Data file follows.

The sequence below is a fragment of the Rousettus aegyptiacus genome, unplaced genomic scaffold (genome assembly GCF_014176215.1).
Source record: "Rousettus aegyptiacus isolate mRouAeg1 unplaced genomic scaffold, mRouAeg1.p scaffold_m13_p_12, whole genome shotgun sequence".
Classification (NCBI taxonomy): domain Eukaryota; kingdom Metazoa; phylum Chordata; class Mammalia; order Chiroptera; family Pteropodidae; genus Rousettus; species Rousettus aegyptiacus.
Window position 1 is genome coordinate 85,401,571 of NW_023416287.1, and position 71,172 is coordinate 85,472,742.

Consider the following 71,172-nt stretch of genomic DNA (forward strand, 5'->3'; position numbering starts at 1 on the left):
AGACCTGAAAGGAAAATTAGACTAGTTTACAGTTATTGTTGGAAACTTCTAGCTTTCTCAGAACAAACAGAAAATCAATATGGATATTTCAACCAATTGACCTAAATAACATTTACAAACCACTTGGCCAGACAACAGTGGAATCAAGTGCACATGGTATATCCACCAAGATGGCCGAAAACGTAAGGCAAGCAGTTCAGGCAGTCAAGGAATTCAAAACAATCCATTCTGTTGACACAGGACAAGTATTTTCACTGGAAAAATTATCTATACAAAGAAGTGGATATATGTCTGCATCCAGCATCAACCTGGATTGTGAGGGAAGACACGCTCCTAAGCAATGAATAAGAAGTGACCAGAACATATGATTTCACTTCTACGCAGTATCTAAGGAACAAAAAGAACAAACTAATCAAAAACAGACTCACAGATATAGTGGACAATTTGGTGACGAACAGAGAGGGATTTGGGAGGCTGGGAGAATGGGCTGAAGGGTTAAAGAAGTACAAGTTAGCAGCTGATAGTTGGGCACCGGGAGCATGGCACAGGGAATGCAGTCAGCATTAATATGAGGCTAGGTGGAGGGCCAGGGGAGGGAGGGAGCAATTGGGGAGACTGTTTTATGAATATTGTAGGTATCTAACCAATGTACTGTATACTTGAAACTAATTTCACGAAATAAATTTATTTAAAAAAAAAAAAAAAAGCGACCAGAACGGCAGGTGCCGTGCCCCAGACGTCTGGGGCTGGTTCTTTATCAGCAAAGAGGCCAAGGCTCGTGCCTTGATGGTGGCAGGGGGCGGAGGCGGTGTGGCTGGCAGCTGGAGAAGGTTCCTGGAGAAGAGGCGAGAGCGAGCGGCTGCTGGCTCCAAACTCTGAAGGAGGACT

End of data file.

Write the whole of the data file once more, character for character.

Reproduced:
The sequence below is a fragment of the Rousettus aegyptiacus genome, unplaced genomic scaffold (genome assembly GCF_014176215.1).
Source record: "Rousettus aegyptiacus isolate mRouAeg1 unplaced genomic scaffold, mRouAeg1.p scaffold_m13_p_12, whole genome shotgun sequence".
Classification (NCBI taxonomy): domain Eukaryota; kingdom Metazoa; phylum Chordata; class Mammalia; order Chiroptera; family Pteropodidae; genus Rousettus; species Rousettus aegyptiacus.
Window position 1 is genome coordinate 85,401,571 of NW_023416287.1, and position 71,172 is coordinate 85,472,742.

Consider the following 71,172-nt stretch of genomic DNA (forward strand, 5'->3'; position numbering starts at 1 on the left):
AGACCTGAAAGGAAAATTAGACTAGTTTACAGTTATTGTTGGAAACTTCTAGCTTTCTCAGAACAAACAGAAAATCAATATGGATATTTCAACCAATTGACCTAAATAACATTTACAAACCACTTGGCCAGACAACAGTGGAATCAAGTGCACATGGTATATCCACCAAGATGGCCGAAAACGTAAGGCAAGCAGTTCAGGCAGTCAAGGAATTCAAAACAATCCATTCTGTTGACACAGGACAAGTATTTTCACTGGAAAAATTATCTATACAAAGAAGTGGATATATGTCTGCATCCAGCATCAACCTGGATTGTGAGGGAAGACACGCTCCTAAGCAATGAATAAGAAGTGACCAGAACATATGATTTCACTTCTACGCAGTATCTAAGGAACAAAAAGAACAAACTAATCAAAAACAGACTCACAGATATAGTGGACAATTTGGTGACGAACAGAGAGGGATTTGGGAGGCTGGGAGAATGGGCTGAAGGGTTAAAGAAGTACAAGTTAGCAGCTGATAGTTGGGCACCGGGAGCATGGCACAGGGAATGCAGTCAGCATTAATATGAGGCTAGGTGGAGGGCCAGGGGAGGGAGGGAGCAATTGGGGAGACTGTTTTATGAATATTGTAGGTATCTAACCAATGTACTGTATACTTGAAACTAATTTCACGAAATAAATTTATTTAAAAAAAAAAAAAAAAGCGACCAGAACGGCAGGTGCCGTGCCCCAGACGTCTGGGGCTGGTTCTTTATCAGCAAAGAGGCCAAGGCTCGTGCCTTGATGGTGGCAGGGGGCGGAGGCGGTGTGGCTGGCAGCTGGAGAAGGTTCCTGGAGAAGAGGCGAGAGCGAGCGGCTGCTGGCTCCAAACTCTGAAGGAGGACT